The Real Bubbles


“It is the measure of wealth itself [the Dollar] that is overvalued, not the goods that it represents”



I’m beginning to understand what is going on. I hope this article will shed some light on a variety of issues, some of which have been fairly complicated for the common investor to digest.

I will begin with a paragraph of adages and mantras being proclaimed on Wall Street, followed by a thorough analysis of why they are either baseless or misconceived. For the sake of simplicity I won’t use references but they are all available.

Mr. Market says

“The Commodities Bubble has begin to blow over, with everything from gold to oil to potash collapsing from their artificially inflated prices to mediate norms. Much of these gains have been driven by speculator demand, from hedge funds and the like, as well as consumer demand, including China, India and Russia.

“Investors have bought in every premium into these contracts and optimism is high. Furthermore, commodities have been a very poor investment relative to stocks and bonds. Even gold has underperformed inflation. As equities recoup its gains and inflows of capital return, pushing inflation down with it, commodities will be a relic of the past.

“Recessions are times of diminishing consumer demand and this will further help in reducing prices. With much of the investing community already discounting shares due to recession we can expect a bottom in the stock market with a rally beginning just as the economy is officially in recession. Financials and Homebuilders are set to gain the most as they have been beaten down severely, looking awefully cheap from a value prospective.

“The Dollar is set to rally as stark pessimism has oversold it. Recession will strengthen the currency. This will bring in investment flow previously allocated to Euro, Yen and Gold.”

The Problems With Mr. Market and the rest of the Wall Street gang (CNBC)

1. Wrong Biases
Wall Street as we know it is not a the Mutual Fund Industry, a group Hedge Funds or even large network of multi-national corporations. It is simply the media’s opinion of the former. There are few companies that end up becoming large corporations and even fewer speculators-wanna-be-billionaire-investors who actually live up to their own aspirations.

This is due to its ill-conceived sentiment, nothing more. It has all the facts (most do at least) yet the small investor constantly fails to make the integral judgments necessary to fulfill his lifelong ambition of success, or even of financial independence. They run after Enrons, Devalued Russian Rubles and dot coms believing beyond any doubt that they have it made for themselves and they have indeed “beat the street“.

However, the only way to real gains is to bet against the crowd, to look where no one else is looking, or even better, to see past the unsound biases that have plagued investors since the Mississippi Scheme in the early 18th century.

2. Confusing Short and Long Term
This is probably the most extreme variable, one which offers the most profits to he who can see past its vile inadequacies. Many (not all) of the arguements presented in favor of the Dow 36,000 were in one way or another grounded fundamentally. The problem with the gushes of cash inflow was they were based on an economic phenomenon that was years into the future, results that we are only beginning to see today – and interestingly enough by quite a different group of influences. While investors were placing bets on Yahoo and Juno, Google wasn’t yet a public company.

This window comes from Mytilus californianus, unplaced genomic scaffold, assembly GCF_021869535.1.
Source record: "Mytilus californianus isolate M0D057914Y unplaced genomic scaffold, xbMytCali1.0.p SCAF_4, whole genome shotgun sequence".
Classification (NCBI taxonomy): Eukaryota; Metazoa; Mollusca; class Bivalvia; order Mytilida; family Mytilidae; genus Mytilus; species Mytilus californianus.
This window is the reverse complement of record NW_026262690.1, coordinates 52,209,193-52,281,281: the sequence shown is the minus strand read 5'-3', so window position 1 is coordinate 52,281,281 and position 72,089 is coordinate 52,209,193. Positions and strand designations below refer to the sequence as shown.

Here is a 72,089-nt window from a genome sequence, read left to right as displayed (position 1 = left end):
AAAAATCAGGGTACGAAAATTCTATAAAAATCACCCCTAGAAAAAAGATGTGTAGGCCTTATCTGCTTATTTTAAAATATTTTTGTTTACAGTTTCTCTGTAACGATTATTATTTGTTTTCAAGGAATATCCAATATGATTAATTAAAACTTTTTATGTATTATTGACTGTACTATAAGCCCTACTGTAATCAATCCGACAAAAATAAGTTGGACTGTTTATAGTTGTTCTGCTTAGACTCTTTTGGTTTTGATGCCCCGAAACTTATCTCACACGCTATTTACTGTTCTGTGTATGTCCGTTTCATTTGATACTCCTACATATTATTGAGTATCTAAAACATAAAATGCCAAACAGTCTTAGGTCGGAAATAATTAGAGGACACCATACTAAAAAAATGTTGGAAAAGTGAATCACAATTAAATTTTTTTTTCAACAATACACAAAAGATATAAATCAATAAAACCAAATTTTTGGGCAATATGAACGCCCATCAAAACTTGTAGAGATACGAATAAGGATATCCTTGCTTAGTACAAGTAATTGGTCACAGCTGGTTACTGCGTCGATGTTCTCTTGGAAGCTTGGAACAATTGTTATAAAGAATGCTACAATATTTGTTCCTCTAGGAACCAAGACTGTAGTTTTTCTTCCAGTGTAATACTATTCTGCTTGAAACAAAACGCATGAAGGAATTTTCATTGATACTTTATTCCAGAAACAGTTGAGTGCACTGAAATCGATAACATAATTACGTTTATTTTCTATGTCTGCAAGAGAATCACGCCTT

3. Forgetting Premium and Discount
In addition, shares were discounted many times over yet speculators failed to realize it. Any price was a great price because in the mind of these irrational gamblers the gains were infinite it seemed. It was hard for investors themselves to understand that they were betting that the company of purchase was one of sound safety that would last, and therewith deliver on its earnings 100-1000 times over, without any interruption whatsoever.

4. Wall Street too has Seasons
There are financial equinoxes, waxing and waning over decades. Warren Buffett himself cautioned Saturday not to expect big gains from the stock market in future years. Indeed, there are periods when year after year people move from the New York Stock Exchange to the commodity pits of the Midwest in search of better returns.

5. In The Dollar We Trust
A currency is present only to act as a constant method of exchange between goods. Yet the U.S. currency is nothing of the sort. It has become a staple of growth and a signal of everlasting creditability. Unfortunately for many this will not last. Contrary to many pundits the present rally in the Dollar, however great it may seem, is a mere decoy and will be short-lived.

Even Treasury Secretary Paulson has advocated that a weak dollar is in America’s best interest. While this may or may not be a positive development, one thing may be guaranteed by any student of financial history dating back to Cicero in ancient Rome: every fiat currency has failed, frequently bringing its empire down with it.

6. Action and Consequence
Finally it pays dearly for the prudent investor, who has the sole initiative to first protect and only then appreciate his capital, to understand the elements of check and balance. Every action that does not act as a stimulus for long term growth but merely for short term gain will inevitably be met by an equal and opposite loss. Failing to understand this will, for the ignorant, deplete capital faster than you can say “Bear Sterns”.

Commodities will not blow over.
Long term investors understand the need for correction and rest. Things that go straight up are indeed called bubbles and we are not there yet. Like fire feeding off oxygen and fuel, so too do bubbles feed off of extreme optimism and public involvement, both of which can’t disappear over a few weeks. The perceptive analyst will look around and tell with utmost certainty there is no sign of a any euphoria. If anything the investor relies on solid fundamentals, all of which are intact, and buys when the crowds are telling him to be cautious. If he didn’t sell he is sorry but it is insignificant because a bottom is close at hand.

Has all the oil inventories been replenished with years of supply? Have investors the fear that would send each preferring a Krugerrand over a wad of hundreds? Are the cheerleaders over at CNBC telling you to buy Krugerrands and load up on more shares of Nemont Mining?

Market Norms
I have read through many books on markets, investment and financial history yet I have never seen evidence of such a thing. Everything has an intrinsic value and it either sells at a premium to that value or a discount. Professional Traders look for market “norms” in the sense that they seek a short term variable and attempt to trade within that range yet they abandon all affiliation when this trend is broken, that which all may be confident that it will.

The Real Bubble